I'm still not so sure taking the headset apart was a good idea, but everything I did is fully reversible and should not leave a trace. I have watched about 2x 1hr of videos with it since and didn't experience the eyestrain I had with the original set, but I really didn't test for very long with the headset so maybe it was just me... I'll try my friend's T1 for some time again when I get a chance and decide whether I put it back in or if I was right.
The wires and plugs for the little audio jack PCB, the "headset is being worn" sensor and the front LED are insanely fine and fragile, but once you've been careful enough to unplug them you don't need to worry about them anymore (I left all these things in the original headset, and put a little removeable metal piece in the detector plug to short it). The main video cable is very robust, it has the same plug in the headset than on the processor unit side. The one thing that needs to be well protected is the fragile flat cable for the buttons.
The DC-DC converter looks good but it's a little too weak to my liking... supposed to be a 3A design but I find it heats up a lot, and tends to shut down quite early when the input voltage sags, or do weird things like powering the headset fine if I use the battery from full to empty, but not wanting to restart if I turn it off mid way and try to turn it on again (controller tries to turn on, but shots off again). I don't want to risk damaging the T2 with bad power so took it out for now.
I ordered a Castle Creations BEC unit that also has programmable output so I can set it at 5.6V, and it should be good for 7A. I intend to power the HDMI converter and video receiver with it too, those will be velcro'd on the controller box with neat wiring once in final configuration.
I've also put the original PSU back in after confirming it didn't have trouble with voltage being present at its output when it's not powered, I'll put the BEC in parallel so I'll be able to just plug the mains cord in when at home and use the battery when at the field without difficulties.
That's a big and expensive converter you got - seen that one but dismissed it for now, both my friend and I ordered other different $50 converters (http://www.aliexpress.com/snapshot/254552581.html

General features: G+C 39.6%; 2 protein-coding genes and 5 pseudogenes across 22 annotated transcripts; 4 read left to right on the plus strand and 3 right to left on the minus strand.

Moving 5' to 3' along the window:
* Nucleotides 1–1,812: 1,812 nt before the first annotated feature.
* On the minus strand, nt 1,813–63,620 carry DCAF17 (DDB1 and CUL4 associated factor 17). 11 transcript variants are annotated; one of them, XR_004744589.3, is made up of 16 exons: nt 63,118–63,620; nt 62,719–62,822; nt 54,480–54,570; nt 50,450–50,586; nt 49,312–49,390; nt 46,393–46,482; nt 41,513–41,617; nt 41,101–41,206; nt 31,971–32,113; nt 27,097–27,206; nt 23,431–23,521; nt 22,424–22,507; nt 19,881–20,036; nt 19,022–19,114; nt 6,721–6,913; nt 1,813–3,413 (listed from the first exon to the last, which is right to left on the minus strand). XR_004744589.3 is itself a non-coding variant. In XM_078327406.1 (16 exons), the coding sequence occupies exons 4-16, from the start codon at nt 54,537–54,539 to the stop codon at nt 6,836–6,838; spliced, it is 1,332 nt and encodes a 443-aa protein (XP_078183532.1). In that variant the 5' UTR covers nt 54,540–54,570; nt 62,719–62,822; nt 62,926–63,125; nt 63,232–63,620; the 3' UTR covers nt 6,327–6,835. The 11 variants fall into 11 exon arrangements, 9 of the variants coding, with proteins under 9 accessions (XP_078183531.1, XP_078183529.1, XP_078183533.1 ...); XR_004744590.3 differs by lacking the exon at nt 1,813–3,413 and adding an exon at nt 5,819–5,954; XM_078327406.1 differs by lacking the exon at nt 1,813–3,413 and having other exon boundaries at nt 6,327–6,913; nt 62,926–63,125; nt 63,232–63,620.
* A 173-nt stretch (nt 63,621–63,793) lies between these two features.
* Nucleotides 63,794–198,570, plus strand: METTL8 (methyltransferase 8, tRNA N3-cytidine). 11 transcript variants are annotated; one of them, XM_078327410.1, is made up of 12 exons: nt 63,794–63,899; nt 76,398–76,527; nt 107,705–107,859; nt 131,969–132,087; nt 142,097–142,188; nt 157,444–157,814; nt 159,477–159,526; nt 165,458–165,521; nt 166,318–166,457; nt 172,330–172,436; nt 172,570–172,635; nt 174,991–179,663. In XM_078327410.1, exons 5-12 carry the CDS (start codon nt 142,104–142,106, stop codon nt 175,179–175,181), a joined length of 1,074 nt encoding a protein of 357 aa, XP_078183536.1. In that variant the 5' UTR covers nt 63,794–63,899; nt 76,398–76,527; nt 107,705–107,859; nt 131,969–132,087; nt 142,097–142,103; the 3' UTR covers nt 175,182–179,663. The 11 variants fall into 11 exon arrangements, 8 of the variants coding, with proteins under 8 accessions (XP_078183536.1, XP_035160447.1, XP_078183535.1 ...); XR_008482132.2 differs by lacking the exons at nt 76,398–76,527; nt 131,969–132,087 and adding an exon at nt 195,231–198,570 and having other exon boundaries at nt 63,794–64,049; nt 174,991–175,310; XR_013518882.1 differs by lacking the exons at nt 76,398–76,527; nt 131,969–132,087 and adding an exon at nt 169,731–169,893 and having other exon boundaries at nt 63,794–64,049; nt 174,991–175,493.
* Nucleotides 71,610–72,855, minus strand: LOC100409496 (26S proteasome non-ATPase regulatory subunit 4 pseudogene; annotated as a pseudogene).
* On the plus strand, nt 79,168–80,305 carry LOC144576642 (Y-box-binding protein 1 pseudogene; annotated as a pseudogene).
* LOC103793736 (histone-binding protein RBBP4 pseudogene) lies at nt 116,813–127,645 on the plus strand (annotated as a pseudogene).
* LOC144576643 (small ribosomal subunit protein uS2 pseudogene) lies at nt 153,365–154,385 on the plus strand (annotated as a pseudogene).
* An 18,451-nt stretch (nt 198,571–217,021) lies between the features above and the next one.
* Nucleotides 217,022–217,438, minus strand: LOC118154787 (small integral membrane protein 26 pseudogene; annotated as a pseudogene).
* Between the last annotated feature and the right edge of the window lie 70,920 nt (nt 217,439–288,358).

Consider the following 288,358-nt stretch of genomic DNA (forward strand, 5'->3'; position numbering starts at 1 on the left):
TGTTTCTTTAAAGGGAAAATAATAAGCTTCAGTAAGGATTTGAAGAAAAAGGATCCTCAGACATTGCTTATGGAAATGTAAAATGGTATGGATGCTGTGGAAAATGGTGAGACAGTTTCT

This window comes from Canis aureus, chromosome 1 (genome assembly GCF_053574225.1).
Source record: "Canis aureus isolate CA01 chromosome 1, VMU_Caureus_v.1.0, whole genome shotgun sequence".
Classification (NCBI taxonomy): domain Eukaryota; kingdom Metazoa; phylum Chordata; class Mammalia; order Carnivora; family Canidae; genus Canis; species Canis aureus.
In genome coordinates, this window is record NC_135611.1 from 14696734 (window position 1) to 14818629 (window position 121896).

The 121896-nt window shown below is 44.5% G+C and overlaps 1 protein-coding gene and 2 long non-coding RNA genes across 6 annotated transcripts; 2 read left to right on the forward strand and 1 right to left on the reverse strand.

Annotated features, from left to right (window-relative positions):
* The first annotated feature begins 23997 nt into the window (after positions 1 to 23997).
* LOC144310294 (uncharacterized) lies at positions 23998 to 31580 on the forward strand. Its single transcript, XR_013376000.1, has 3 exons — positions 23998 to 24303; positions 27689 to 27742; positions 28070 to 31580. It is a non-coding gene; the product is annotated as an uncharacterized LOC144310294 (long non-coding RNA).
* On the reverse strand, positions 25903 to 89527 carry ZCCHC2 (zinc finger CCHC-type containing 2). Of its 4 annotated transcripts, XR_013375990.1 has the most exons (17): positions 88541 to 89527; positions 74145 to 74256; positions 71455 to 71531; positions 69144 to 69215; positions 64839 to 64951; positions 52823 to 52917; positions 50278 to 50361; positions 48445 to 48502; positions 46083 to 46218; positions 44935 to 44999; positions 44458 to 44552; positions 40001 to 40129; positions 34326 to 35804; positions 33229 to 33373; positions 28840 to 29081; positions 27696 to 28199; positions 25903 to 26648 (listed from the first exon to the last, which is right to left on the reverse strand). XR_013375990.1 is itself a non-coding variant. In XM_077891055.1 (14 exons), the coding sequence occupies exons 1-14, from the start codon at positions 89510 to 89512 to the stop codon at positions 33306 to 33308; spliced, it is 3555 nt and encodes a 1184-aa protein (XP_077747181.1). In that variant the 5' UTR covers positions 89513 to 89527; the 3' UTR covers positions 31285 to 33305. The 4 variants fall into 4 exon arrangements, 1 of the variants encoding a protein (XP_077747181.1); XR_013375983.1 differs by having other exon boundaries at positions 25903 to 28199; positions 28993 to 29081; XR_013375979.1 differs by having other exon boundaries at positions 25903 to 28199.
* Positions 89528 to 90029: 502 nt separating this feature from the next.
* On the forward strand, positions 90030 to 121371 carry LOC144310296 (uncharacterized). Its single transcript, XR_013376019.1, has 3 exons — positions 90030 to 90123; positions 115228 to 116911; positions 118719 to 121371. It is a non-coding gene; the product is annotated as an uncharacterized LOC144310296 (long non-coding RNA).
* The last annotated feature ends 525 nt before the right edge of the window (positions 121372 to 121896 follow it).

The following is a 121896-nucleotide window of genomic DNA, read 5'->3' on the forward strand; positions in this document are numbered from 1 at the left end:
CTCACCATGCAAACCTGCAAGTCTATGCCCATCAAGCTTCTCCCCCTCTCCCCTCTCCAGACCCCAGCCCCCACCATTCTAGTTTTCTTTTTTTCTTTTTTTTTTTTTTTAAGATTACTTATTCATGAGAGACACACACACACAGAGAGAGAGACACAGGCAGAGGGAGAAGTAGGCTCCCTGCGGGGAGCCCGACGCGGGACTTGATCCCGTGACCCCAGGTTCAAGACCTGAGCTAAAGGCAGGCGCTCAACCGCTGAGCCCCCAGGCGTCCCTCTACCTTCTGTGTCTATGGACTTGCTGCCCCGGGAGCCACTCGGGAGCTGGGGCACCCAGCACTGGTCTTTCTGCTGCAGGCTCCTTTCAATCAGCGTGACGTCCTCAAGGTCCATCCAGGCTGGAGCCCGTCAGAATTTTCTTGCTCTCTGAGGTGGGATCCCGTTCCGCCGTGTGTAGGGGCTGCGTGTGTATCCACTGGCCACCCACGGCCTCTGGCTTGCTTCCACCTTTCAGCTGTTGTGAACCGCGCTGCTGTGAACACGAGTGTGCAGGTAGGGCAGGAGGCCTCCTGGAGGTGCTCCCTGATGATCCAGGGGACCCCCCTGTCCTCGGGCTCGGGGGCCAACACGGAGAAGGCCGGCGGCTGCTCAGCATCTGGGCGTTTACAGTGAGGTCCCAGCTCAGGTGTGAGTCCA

for me, http://www.ebay.com/itm/RCA-Composite-S-video-Audio-Video-AV-To-HDMI-Scaler-Converter-Switch-Box-/190699548829?pt=US_Video_Cables_Adapters&hash=item2c6694309d
for him). Hopefully one of these works, but if it really takes yours then we'll go with it... at least we'll have tried 5 different units by then
It will be a bulky setup which I usually don't like, but if there can be a single unit with the controller box, HDMI converter, receiver, battery where I just need to plug the headset cable and turn on it will be acceptable. I've tried so many setups from the AIO goggles with integrated receiver and headtracker where just a single cable to the radio was enough for power and headtracker signal to my bulky PLM-S700 through Fatshark goggles with receiver taped on them... But always found the all in one or "convenient" solutions to lack on some aspect. For example the AIOs have a pretty good picture but the headtracker is bad, their receiver is not that sensitive, and adding external ones would remove the advantage. So if you have to do that, why not just take the by-then-best S700s, and I made myself a "pack" as well
Oh and by the way, the open source head tracker
has been added to my cap, and I've done a first flight using an Acer W700 + USB capture device as "HDMI converter" yesterday, with a "safe" platform for now (Naza-based quad) as I don't like PCs in the critical chain. The image in the T2 is insanely huge, not only the FOV is great but I was using a GoPro which outputs a letterboxed image, which with usual FPV goggles makes you lose screen real estate - but the T2 has the big advantage of having a "zoom" mode to crop the bars out
The downside is that the displayed image is rather low resolution, at least with a GoPro. I tried a few things on the bench, notably the GoPro and another small HD camera of mine, both output rather "blocky" video when blown up that big. Taking a good old fashioned DV camera's output through the same chain looks much better, so I guess camera choice will be important for the best experience. 4/3 image still looks great and big. But the HDMI converter will have some influence there too, so let's wait...Edited by Kilrah - 8/13/13 at 12:51am